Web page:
Brains Respond to Stories as if They Are Real

Fascinating piece from the February 17 issue of the New Scientist on a whole raft of brain research suggesting that the human brain processes the information from stories in very similar ways to the way it processes information from perceived reality.

“When a team led by Jeffrey Zacks of Washington University in St Louis, Missouri, ran functional magnetic resonance imaging (fMRI) scans on people reading a story or watching a movie, they found that the same brain regions that are active in real-life situations fire up when a fictitious character encounters an equivalent situation (Psychological Science, vol 20, p 989). What’s more, the brain responds in the same way whether the story is in the form of words on a page or a realistic action video. “What I find really strange is the degree to which that neural activity is conserved,” Zacks says. The mental mechanisms evolved over millennia to interpret a spoken story seem to have no problem adapting to new media.”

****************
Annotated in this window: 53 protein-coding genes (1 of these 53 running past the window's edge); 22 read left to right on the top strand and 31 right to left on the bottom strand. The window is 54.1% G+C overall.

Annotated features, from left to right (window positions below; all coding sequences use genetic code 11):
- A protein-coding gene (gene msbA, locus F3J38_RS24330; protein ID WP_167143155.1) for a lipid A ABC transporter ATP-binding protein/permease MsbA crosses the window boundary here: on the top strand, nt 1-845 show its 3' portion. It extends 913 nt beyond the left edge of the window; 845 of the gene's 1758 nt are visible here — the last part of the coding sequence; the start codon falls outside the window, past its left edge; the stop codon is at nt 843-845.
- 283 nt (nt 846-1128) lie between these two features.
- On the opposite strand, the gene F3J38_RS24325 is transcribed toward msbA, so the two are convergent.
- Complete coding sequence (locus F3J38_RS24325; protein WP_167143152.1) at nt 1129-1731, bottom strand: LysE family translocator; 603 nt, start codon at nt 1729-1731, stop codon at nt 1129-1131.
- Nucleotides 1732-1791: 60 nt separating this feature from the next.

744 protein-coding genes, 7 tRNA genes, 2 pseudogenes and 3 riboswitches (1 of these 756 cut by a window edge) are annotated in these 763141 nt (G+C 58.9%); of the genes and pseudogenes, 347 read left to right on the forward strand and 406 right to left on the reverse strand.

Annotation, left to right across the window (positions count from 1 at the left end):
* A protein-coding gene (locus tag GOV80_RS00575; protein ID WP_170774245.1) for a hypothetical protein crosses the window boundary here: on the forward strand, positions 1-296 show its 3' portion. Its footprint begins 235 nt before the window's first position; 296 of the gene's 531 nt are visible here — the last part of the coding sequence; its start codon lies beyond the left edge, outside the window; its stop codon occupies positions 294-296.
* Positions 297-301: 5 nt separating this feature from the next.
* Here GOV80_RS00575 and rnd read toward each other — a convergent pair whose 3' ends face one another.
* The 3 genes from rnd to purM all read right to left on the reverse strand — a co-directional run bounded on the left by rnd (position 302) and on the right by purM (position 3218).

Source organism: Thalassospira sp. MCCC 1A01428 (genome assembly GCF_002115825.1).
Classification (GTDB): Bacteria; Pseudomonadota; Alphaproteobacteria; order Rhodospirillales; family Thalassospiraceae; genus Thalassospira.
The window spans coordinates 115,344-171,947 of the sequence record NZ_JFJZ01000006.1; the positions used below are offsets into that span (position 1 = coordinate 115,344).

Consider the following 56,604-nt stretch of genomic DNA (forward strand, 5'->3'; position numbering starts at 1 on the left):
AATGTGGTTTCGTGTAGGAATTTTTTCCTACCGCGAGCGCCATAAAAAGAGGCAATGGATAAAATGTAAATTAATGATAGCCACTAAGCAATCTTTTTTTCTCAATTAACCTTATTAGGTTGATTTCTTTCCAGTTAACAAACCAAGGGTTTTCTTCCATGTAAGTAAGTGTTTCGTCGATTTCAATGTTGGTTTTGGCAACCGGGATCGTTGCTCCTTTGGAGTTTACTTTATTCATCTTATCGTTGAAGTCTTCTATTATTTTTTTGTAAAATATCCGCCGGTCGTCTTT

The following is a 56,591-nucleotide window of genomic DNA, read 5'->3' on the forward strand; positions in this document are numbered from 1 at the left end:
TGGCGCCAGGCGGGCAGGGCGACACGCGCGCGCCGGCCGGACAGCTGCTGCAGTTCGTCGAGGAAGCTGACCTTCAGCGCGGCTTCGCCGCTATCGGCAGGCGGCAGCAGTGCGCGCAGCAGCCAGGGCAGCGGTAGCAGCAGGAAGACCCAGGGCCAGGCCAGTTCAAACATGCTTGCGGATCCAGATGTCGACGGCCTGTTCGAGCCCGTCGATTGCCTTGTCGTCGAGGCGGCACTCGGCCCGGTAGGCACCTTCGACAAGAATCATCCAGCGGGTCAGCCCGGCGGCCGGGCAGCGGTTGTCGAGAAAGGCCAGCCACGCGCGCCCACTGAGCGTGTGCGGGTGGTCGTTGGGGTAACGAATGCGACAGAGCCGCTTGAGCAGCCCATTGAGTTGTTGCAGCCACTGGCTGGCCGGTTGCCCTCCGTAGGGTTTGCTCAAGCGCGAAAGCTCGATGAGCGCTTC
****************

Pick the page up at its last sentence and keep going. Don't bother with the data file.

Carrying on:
To read the article you can register for free to the New Scientist to get ten days’ access. Thanks to Rick Davies via the MSC listserve for this lead.

0 Comment so far

Commenting is not available in this weblog entry.

Comment Guidelines: Basic XHTML is allowed (<strong>, <em>, <a>) Line breaks and paragraphs are automatically generated. URLs are automatically converted into links.